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How to implement new logistics routines with minimum disruption and maximum time to profit.
You know the dilemma. You either dont have a well-functioning logistics system, or you need to upgrade the routines you have but its going to cost you a packet or so you think. How can you solve your current logistics problems without breaking the bank?
According to Joakim Gustafsson, Senior Consultant at Consafe Logistics, there are three parts to the puzzle of greatly improving logistics in a cost-effective way, namely; technical issues, processes and the companys own organization. Joakim explains that technical issues are by far the easiest to solve as both the software and hardware tools are already available. The hardest work by far is to get the company to have a clear mindset and ensure that everyone in the company works towards the same goals.
Give the organization an Outsidein perspective
Logistics is by definition horizontal and cross-functional, but the problem many companies face is that they are organized into specific functions, all of whom tend to mark their own territory. There are problems we see time and again from almost all organizations, that Sales people seldom talk the same language as people in manufacturing is a well-known phenomenon. Says Joakim. We see the same risks in logistics management where dispatch doesnt talk to incoming goods. This leads to inefficiencies, wrongly delivered goods, and most of all, unsatisfied customers.
Joakim stresses the importance of building a logistics organization and for that matter the whole organization from the outside inwards according to customer needs. He stresses the truth in the well-known 80/20 rule and how important it is to ensure the 20% of customers supplying 80% of the business are happy, especially from a logistics point of view. Large customers need special attention because they are more profitable by definition, or they are complex and require more and hopefully pay more, says Joakim.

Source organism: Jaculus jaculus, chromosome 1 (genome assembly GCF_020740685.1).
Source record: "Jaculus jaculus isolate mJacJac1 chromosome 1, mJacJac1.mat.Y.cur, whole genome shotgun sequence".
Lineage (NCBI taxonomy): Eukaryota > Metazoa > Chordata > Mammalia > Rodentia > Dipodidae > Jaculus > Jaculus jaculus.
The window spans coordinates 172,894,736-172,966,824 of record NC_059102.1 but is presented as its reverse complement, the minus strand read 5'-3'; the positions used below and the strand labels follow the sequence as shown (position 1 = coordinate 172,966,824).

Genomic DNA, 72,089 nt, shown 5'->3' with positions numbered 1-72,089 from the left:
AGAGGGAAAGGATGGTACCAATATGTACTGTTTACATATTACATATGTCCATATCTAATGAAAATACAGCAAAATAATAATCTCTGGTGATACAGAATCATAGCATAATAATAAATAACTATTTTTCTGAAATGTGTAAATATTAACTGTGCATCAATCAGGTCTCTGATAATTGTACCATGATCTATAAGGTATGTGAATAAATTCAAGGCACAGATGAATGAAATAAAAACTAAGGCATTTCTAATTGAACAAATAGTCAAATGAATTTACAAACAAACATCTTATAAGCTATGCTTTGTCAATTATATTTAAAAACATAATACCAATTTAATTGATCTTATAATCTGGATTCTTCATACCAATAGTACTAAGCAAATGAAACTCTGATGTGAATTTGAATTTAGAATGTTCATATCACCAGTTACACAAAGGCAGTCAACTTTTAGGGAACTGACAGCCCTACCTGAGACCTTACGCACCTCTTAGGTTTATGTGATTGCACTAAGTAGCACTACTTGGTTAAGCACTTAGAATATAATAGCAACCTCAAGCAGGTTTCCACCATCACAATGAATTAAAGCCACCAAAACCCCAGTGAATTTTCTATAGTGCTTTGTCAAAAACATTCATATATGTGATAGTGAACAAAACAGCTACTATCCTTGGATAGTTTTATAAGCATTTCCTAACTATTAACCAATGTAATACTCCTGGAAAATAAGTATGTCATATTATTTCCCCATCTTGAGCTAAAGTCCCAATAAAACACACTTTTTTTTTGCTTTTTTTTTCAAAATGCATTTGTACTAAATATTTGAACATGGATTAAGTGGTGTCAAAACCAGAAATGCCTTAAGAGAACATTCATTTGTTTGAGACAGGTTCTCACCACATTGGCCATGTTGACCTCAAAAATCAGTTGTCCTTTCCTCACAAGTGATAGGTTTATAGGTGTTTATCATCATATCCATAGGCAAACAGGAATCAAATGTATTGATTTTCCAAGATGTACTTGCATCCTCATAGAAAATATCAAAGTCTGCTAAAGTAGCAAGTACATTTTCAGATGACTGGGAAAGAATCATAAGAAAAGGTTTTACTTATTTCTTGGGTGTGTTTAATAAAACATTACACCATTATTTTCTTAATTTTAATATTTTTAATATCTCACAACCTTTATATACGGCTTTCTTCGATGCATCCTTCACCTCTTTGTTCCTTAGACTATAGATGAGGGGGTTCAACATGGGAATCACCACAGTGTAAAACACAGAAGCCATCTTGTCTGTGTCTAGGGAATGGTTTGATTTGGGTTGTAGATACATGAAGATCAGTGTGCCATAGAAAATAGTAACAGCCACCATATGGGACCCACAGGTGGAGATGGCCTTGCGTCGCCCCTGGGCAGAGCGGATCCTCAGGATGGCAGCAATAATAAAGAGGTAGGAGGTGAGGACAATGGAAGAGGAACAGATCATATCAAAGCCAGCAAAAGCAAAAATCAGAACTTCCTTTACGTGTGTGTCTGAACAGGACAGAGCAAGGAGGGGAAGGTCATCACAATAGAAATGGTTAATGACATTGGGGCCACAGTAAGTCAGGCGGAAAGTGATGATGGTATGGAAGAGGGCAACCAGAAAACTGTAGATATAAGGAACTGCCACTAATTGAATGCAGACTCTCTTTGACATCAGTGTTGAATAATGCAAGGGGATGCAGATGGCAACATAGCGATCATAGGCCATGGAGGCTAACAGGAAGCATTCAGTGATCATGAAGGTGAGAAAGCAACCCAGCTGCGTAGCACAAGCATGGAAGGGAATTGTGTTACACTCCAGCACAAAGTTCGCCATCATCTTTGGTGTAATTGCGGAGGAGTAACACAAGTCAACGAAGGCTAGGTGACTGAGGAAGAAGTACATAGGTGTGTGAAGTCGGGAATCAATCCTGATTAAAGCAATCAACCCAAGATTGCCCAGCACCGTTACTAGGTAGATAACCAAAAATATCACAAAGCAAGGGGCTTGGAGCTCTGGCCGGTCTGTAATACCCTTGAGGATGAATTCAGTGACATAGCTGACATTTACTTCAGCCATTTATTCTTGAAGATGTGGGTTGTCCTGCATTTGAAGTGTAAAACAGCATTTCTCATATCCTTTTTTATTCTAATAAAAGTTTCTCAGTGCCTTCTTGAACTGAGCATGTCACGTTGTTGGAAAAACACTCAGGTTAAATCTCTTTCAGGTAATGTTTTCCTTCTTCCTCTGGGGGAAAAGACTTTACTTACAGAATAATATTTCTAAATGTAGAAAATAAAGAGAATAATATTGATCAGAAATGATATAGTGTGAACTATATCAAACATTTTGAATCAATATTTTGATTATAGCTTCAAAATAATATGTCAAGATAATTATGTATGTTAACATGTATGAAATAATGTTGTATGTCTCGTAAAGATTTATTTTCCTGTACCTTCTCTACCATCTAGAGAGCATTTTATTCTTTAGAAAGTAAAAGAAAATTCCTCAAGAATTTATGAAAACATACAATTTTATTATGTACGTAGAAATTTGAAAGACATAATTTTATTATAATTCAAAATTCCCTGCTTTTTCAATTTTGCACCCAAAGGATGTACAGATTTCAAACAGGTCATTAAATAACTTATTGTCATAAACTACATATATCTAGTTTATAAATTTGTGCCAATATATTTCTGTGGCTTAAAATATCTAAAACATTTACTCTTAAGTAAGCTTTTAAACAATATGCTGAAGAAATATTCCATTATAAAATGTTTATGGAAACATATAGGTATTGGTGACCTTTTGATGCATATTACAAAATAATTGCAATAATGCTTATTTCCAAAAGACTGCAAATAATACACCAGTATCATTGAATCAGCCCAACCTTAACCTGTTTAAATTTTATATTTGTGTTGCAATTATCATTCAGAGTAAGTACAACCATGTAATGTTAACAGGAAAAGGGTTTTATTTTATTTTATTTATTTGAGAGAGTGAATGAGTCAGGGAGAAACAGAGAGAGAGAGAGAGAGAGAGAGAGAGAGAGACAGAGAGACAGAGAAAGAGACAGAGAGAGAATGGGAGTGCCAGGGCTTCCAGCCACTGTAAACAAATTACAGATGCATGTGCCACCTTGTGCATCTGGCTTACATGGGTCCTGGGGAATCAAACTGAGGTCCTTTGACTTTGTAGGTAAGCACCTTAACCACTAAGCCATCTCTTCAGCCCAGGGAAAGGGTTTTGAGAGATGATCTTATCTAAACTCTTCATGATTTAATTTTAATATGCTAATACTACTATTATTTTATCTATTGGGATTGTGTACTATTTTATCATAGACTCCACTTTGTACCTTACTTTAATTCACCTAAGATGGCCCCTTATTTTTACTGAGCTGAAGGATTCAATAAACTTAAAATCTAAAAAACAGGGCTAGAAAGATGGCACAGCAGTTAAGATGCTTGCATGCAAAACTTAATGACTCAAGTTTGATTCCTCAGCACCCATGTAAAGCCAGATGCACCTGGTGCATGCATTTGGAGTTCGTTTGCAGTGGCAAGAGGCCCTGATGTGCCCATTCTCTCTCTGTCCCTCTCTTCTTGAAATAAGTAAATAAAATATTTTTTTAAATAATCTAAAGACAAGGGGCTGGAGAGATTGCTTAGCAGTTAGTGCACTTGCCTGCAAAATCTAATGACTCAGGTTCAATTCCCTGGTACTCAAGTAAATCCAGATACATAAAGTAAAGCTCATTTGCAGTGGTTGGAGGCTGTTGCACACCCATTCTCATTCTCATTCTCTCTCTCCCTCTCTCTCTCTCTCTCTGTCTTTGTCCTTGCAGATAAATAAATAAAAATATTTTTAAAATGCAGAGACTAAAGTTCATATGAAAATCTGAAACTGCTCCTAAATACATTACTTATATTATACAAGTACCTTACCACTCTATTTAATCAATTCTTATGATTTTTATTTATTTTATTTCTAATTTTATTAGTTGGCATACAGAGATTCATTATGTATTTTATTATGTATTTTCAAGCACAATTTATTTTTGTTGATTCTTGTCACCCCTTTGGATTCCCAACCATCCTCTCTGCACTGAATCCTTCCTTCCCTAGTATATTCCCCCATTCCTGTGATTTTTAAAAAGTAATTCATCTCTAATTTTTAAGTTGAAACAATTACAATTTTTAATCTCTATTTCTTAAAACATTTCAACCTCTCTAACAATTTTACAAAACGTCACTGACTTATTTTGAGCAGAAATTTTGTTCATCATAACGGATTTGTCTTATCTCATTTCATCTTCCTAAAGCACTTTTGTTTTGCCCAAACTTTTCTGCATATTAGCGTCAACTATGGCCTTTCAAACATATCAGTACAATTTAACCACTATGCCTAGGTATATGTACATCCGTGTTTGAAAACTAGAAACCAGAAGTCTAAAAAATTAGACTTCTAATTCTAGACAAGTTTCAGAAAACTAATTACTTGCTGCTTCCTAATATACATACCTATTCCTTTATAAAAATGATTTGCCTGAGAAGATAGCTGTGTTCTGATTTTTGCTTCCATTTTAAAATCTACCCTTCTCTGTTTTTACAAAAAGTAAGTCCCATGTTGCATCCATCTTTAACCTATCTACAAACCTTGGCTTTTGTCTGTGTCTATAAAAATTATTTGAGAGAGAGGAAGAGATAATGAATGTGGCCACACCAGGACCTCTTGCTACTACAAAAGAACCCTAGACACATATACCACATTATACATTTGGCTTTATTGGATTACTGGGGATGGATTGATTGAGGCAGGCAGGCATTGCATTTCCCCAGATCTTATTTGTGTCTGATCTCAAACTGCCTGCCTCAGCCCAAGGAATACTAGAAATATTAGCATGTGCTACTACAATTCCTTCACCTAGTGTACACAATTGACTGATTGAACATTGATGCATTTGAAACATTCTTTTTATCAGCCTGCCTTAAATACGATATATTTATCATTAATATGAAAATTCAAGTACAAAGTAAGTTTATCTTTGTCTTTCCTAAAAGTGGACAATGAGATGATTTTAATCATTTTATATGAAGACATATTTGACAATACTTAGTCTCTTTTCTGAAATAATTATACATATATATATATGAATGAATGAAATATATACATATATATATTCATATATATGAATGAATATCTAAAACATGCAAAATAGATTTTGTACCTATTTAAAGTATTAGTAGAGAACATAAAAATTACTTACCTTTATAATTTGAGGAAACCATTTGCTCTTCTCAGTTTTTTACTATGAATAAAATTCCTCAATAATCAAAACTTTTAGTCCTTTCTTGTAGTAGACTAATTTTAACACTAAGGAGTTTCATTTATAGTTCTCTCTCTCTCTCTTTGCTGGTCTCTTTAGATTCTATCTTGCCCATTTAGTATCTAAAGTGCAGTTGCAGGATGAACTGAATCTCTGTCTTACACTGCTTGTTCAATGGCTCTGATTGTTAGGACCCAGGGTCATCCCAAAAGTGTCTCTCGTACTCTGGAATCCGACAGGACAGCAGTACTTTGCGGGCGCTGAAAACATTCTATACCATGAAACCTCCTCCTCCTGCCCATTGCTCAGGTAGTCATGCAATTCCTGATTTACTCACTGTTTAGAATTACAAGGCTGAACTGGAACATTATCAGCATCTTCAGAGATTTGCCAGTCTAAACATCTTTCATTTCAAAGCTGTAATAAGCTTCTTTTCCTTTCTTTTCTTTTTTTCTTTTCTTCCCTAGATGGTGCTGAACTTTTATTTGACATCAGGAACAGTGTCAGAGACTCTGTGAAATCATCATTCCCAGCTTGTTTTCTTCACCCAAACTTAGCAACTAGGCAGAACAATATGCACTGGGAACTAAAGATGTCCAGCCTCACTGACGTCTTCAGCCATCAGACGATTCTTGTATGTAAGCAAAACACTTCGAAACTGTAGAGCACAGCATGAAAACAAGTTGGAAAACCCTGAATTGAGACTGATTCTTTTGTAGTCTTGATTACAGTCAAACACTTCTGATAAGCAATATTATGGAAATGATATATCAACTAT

Think about company cultures
Making small changes in how the company is run could reap big rewards for efficient logistics. We all agree that the customer is king, its the customer who decides over dispatch times. This gives new roles for the organization for instance, a packer close to dispatch suddenly gets greater power, as that person knows what goods must be dispatched, in what quantity and at what time.
One large problem that often arises is a clash of company cultures, especially when the supply chain crosses continents and international boundaries.
Creating the correct internal willingness to change is crucial for logistics savings.
Joakim cites cross-cultural suspicion as a real problem. We found that logistics partnerships were often slow-spreading on the American market as companies there were scared of sharing their information which often led to a lack of consensus and trust in partners. In Sweden there was no problem in sharing information, but the problems came in doubting a partners own expertise and ability to make time investments in order to reach fundamental improvements.
There must be some incentive to promote willingness to change. Joakim points out two types of incentives:
Sales promoting incentives such as deepened relationships through preferred supplier type arrangements that can financially benefit both parties, or open, co-operative calculations that lead to a strengthened common offer to end customers and increased sales volumes for both parties.